About the Book
M. Randal O’Wain’s debut short story collection, Hallelujah Station and Other Stories, introduces readers to a wide and diverse cast of characters struggling with and responding to changes and loss. These gritty and poignant stories follow the tragic parts of life, the pieces that may neither start nor end in comfortable resolution and the pieces that make up complex realities. In the first story, a former drug dealer reflects on a life-changing decision he made years ago that ended up hurting the person he most wanted to protect. Later in the collection, we meet a would-be robber who turns out, in strange ways, to be the hero. O’Wain’s characters are often deeply flawed or totally lost, but in each instance, these traits serve to reveal the characters as real, compassionate, and, ultimately, human. Sprinkled with humor and heartache, O’Wain’s stories bring us into contact with the curious, the tragic, and the authentic.
Praise for Hallelujah Station
The fine line between sinners and saints is an evergreen theme of Southern fiction, but O’Wain strikes me as a writer on the move, increasingly assured of his talent and slant mode of storytelling, firing off gorgeous sentence after gorgeous sentence. The South is quickening with fresh literary blood, shifting toward an emerging generation. M. Randal O’Wain leads the charge, invigorating our tradition and carrying it forward.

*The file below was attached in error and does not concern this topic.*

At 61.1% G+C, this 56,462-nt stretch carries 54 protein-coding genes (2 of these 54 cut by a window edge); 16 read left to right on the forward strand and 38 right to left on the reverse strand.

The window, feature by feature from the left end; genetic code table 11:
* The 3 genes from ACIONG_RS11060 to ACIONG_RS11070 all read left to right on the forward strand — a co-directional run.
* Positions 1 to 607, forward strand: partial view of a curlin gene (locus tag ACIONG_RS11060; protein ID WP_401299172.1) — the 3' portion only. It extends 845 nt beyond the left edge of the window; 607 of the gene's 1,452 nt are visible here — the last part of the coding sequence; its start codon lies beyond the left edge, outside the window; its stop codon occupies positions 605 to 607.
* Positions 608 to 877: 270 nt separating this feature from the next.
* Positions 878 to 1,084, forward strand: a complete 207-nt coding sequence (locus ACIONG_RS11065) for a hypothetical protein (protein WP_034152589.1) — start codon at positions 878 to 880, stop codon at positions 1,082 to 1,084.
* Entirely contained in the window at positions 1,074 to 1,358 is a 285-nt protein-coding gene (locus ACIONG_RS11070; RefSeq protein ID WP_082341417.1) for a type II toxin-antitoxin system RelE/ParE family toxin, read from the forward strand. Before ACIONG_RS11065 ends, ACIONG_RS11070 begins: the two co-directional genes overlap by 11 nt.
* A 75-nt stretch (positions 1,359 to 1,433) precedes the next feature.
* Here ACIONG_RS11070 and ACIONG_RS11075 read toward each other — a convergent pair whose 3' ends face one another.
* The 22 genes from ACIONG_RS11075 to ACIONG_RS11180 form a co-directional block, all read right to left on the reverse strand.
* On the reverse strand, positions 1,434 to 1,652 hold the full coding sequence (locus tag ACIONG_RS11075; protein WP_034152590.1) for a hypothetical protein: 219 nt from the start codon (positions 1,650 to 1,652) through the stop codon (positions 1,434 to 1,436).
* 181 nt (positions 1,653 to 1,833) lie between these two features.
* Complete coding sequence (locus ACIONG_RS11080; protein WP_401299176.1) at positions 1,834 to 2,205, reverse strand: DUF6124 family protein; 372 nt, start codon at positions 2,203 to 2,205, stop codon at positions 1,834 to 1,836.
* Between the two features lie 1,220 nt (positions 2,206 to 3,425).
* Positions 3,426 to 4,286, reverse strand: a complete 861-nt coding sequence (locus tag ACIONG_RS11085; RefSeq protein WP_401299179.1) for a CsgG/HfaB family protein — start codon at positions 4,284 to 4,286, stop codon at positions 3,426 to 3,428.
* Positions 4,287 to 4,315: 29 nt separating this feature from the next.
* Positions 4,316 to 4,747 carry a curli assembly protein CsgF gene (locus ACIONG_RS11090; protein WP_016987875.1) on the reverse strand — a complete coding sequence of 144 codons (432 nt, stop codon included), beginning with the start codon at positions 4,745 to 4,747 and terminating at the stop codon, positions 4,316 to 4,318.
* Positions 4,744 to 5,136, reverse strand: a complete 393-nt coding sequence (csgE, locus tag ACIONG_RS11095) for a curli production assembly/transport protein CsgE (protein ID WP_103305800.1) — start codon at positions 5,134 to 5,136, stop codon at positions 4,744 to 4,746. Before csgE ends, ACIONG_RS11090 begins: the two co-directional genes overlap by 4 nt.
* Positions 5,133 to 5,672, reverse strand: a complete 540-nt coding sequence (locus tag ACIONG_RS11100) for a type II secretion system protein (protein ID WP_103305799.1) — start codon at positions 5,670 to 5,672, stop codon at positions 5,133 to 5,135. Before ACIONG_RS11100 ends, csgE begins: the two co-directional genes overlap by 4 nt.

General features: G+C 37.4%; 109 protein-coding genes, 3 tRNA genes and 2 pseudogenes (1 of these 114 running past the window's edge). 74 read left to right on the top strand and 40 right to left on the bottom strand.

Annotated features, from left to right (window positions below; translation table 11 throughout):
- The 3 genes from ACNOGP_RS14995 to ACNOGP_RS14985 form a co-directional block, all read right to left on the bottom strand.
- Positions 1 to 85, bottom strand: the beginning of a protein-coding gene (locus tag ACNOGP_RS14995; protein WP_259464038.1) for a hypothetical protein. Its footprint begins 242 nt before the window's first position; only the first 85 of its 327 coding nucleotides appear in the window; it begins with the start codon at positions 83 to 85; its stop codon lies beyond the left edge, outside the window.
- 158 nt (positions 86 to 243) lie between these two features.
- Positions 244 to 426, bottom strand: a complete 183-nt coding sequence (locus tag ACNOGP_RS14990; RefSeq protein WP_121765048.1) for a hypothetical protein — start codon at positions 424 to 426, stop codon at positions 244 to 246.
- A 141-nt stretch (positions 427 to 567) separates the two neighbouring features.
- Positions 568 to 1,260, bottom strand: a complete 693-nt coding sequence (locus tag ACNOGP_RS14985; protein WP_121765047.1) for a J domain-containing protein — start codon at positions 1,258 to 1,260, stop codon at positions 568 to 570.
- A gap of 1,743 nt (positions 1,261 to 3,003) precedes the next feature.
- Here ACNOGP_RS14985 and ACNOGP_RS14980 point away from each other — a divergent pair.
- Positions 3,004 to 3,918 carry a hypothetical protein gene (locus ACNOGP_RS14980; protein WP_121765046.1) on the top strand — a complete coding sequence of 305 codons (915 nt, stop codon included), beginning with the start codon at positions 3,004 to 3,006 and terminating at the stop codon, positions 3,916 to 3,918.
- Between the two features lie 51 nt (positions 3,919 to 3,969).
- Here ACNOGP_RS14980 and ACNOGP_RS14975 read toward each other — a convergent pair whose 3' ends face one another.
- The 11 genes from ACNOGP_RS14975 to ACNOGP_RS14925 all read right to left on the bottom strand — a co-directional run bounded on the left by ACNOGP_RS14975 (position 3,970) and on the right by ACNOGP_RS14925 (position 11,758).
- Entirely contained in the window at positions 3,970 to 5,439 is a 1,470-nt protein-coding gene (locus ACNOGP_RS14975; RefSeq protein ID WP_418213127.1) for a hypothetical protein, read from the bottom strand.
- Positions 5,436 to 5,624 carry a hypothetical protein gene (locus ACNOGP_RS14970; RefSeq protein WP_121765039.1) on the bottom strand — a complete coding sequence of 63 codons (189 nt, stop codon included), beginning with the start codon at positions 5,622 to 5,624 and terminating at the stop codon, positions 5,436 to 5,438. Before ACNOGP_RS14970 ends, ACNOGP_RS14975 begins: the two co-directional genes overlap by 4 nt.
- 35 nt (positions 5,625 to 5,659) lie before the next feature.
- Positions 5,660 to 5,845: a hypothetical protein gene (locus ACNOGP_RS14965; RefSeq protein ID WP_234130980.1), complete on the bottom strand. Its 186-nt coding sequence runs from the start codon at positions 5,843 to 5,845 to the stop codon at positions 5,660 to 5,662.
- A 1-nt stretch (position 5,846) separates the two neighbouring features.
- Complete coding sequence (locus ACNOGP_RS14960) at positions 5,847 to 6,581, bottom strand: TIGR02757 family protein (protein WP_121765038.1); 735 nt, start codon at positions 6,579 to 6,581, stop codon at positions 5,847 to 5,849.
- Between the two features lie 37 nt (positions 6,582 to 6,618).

From start to finish, the characters of Hallelujah Station and Other Stories grapple with overwhelming circumstances, refusing to let go. […]some emerge from their struggles victorious, some wandering, and, all of them, changed.
—Southern Review of Books
Hallelujah Station introduces us to a world populated by indelible misfits, rendered through M. Randal O’Wain’s piercing talent. Every story in this collection is frenetic, big-hearted, and ferocious.
— Juliet Escoria, author of Juliet the Maniac
What I admire about the stories in this collection is the way O’Wain writes about love—all kinds of love, between all kinds of people. He knows so much about the wear and tear the heart endures. These tales are riveting, and some of them are dark and sad, but in the end, there’s always a light to follow. O’Wain is an honest writer. He tells the truth.
—Daniel Wallace, author of Big Fish